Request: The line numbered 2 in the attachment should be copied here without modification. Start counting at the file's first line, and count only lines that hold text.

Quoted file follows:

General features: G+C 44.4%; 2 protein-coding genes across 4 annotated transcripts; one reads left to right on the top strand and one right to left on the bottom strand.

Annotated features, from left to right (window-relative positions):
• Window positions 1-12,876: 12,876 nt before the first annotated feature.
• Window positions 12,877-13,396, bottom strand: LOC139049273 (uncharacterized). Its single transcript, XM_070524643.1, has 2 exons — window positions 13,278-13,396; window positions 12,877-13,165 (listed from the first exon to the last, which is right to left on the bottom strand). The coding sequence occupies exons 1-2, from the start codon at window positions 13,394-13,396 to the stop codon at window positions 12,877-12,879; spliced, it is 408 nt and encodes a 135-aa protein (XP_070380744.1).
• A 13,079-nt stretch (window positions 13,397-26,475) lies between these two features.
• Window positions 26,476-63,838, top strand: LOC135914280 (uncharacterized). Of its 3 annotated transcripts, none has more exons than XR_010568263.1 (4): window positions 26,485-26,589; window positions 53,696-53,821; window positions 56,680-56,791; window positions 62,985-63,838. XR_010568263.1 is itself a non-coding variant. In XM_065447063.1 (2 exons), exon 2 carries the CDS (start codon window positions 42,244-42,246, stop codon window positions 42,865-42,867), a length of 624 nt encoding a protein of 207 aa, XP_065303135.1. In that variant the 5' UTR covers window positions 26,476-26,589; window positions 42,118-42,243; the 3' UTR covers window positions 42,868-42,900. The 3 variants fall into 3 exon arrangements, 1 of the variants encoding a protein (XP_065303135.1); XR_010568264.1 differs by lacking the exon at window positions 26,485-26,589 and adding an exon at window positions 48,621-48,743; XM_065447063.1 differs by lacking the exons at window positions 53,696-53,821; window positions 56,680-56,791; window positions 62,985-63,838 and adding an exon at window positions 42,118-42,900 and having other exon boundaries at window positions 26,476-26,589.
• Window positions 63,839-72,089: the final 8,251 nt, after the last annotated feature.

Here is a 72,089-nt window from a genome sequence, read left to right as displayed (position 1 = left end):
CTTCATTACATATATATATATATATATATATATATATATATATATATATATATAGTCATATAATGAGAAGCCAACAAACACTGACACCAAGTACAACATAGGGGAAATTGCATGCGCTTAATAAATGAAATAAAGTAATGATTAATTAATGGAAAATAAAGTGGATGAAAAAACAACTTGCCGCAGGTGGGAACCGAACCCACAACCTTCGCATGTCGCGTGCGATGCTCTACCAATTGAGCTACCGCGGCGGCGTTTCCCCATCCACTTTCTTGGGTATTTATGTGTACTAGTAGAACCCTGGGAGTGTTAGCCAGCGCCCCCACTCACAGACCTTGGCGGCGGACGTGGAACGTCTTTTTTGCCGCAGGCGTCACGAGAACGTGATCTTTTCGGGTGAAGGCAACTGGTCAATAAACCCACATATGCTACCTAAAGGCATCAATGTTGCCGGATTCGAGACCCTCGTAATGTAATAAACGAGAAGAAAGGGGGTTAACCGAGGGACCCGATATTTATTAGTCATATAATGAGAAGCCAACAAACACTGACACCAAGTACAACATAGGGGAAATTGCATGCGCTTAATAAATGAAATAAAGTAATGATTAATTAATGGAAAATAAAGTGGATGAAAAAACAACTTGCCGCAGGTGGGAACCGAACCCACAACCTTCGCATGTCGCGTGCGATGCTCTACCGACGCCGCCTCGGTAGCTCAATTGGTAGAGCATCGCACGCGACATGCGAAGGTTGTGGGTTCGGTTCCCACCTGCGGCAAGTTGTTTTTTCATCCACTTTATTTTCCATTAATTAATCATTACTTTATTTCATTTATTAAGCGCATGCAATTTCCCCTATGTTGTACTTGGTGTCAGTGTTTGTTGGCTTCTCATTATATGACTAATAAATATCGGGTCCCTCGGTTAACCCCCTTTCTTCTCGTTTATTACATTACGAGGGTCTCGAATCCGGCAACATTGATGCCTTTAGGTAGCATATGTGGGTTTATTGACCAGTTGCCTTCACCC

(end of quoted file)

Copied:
Annotated features, from left to right (window-relative positions):